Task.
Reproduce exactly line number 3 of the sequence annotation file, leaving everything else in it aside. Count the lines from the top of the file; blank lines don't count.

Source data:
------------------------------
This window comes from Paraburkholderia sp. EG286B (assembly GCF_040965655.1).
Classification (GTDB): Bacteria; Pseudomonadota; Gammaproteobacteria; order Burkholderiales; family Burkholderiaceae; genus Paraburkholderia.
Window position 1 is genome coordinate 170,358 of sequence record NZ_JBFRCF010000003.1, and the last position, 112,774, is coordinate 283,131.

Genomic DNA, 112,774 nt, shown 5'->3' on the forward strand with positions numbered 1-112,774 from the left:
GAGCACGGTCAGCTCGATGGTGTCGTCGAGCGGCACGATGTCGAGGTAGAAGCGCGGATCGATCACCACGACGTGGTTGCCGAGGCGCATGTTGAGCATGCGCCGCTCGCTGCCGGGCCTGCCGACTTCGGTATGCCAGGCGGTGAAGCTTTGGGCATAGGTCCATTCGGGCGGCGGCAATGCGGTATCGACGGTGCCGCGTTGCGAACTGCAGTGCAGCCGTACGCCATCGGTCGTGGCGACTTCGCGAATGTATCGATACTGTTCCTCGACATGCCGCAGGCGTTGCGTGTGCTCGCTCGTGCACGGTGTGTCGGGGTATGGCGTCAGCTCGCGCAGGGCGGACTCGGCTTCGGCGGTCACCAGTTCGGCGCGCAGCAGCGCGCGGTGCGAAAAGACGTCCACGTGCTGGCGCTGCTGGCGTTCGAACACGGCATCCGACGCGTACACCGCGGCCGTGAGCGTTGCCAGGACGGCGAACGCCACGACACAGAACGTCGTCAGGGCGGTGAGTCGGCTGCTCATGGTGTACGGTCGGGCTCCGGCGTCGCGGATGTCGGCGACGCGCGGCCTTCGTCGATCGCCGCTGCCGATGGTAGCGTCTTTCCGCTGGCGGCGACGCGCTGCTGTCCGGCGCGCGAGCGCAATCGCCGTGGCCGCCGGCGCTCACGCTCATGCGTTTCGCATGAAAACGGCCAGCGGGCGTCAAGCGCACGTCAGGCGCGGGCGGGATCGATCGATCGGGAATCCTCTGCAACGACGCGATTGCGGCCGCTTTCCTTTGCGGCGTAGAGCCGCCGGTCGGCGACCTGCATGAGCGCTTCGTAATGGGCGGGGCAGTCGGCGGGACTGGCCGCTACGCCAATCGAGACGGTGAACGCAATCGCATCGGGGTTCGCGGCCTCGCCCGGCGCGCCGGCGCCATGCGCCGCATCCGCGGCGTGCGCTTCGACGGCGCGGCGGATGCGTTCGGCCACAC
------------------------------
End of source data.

Window position 1 is genome coordinate 170,358 of sequence record NZ_JBFRCF010000003.1, and the last position, 112,774, is coordinate 283,131.